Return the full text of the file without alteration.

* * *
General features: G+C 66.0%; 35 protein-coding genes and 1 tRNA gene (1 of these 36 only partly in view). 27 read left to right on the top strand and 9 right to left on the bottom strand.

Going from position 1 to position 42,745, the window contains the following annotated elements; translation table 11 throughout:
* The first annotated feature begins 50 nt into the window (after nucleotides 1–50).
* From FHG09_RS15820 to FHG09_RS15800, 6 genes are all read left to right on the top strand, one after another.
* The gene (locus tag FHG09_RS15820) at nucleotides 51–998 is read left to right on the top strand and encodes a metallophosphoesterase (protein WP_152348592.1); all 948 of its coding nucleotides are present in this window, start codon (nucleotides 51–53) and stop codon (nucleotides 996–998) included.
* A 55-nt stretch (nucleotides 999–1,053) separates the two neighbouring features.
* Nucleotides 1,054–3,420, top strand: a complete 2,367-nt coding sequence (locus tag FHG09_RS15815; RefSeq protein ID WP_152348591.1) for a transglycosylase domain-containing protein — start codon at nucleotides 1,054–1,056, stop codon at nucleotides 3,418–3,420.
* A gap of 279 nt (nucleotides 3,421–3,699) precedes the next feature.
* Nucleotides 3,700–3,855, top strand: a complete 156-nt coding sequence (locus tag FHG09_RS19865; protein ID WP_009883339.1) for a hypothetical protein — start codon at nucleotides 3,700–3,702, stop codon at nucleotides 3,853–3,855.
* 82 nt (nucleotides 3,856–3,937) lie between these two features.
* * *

General features: G+C 66.0%; 35 protein-coding genes and 1 tRNA gene (1 of these 36 only partly in view). 27 read left to right on the top strand and 9 right to left on the bottom strand.

Going from position 1 to position 42,745, the window contains the following annotated elements; translation table 11 throughout:
* The first annotated feature begins 50 nt into the window (after nucleotides 1–50).
* From FHG09_RS15820 to FHG09_RS15800, 6 genes are all read left to right on the top strand, one after another.
* The gene (locus tag FHG09_RS15820) at nucleotides 51–998 is read left to right on the top strand and encodes a metallophosphoesterase (protein WP_152348592.1); all 948 of its coding nucleotides are present in this window, start codon (nucleotides 51–53) and stop codon (nucleotides 996–998) included.
* A 55-nt stretch (nucleotides 999–1,053) separates the two neighbouring features.
* Nucleotides 1,054–3,420, top strand: a complete 2,367-nt coding sequence (locus tag FHG09_RS15815; RefSeq protein ID WP_152348591.1) for a transglycosylase domain-containing protein — start codon at nucleotides 1,054–1,056, stop codon at nucleotides 3,418–3,420.
* A gap of 279 nt (nucleotides 3,421–3,699) precedes the next feature.
* Nucleotides 3,700–3,855, top strand: a complete 156-nt coding sequence (locus tag FHG09_RS19865; protein ID WP_009883339.1) for a hypothetical protein — start codon at nucleotides 3,700–3,702, stop codon at nucleotides 3,853–3,855.
* 82 nt (nucleotides 3,856–3,937) lie between these two features.